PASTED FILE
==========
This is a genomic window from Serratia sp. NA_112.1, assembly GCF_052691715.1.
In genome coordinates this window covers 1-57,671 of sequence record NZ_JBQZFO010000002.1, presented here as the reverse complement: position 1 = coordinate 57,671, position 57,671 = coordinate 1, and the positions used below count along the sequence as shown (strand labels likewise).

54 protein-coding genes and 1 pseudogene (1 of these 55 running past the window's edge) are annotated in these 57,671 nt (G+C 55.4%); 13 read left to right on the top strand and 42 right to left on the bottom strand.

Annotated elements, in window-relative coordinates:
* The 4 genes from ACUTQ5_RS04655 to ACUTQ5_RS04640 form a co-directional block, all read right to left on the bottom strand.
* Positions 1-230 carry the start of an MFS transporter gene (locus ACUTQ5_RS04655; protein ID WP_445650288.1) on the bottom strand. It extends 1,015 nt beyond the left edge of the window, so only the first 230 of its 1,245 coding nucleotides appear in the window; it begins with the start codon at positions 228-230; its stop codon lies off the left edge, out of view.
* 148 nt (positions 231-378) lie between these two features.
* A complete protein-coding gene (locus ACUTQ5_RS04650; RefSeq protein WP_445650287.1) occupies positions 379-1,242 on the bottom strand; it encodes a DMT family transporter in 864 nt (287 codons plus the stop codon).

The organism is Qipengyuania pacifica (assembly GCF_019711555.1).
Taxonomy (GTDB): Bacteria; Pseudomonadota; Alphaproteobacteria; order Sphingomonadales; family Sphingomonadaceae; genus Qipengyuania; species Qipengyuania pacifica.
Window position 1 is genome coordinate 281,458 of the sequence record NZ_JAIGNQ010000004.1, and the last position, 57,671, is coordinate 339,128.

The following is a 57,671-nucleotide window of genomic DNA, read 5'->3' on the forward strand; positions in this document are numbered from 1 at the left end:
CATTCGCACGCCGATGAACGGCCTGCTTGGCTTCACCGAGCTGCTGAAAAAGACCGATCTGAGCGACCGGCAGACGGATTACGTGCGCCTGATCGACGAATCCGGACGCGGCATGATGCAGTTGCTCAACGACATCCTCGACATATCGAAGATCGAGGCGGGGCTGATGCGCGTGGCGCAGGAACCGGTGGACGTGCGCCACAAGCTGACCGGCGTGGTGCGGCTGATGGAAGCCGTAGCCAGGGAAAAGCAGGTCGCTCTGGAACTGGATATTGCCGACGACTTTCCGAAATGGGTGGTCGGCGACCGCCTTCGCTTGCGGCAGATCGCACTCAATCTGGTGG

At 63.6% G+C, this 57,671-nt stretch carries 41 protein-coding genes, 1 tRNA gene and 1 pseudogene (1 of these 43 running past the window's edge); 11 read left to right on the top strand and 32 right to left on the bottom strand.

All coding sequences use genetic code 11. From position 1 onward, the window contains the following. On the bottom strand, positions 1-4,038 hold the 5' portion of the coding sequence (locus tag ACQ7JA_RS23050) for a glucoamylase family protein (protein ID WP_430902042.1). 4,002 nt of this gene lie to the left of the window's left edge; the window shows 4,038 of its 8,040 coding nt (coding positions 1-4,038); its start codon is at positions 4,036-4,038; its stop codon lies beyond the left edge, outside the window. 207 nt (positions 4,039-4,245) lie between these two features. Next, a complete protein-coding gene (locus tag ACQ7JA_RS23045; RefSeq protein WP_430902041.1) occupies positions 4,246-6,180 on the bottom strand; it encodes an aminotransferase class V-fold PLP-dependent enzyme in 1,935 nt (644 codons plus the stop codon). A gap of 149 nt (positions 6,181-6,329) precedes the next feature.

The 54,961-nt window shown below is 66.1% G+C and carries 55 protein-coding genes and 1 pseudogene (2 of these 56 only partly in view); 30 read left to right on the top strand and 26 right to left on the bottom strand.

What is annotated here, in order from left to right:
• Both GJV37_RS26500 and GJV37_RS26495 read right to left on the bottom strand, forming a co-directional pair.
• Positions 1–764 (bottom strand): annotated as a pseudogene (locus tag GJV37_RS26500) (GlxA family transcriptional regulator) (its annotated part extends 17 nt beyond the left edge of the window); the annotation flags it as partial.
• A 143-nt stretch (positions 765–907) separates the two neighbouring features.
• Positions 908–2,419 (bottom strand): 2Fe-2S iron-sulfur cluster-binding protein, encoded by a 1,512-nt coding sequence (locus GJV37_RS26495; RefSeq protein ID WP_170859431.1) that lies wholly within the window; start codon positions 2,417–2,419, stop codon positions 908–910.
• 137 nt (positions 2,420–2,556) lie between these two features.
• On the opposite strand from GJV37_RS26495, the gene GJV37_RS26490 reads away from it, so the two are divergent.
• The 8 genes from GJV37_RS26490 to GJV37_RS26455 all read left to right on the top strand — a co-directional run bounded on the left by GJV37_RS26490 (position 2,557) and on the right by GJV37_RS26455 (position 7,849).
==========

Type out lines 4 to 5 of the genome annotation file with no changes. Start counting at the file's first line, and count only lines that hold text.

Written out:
Annotated elements, in window-relative coordinates:
* The 4 genes from ACUTQ5_RS04655 to ACUTQ5_RS04640 form a co-directional block, all read right to left on the bottom strand.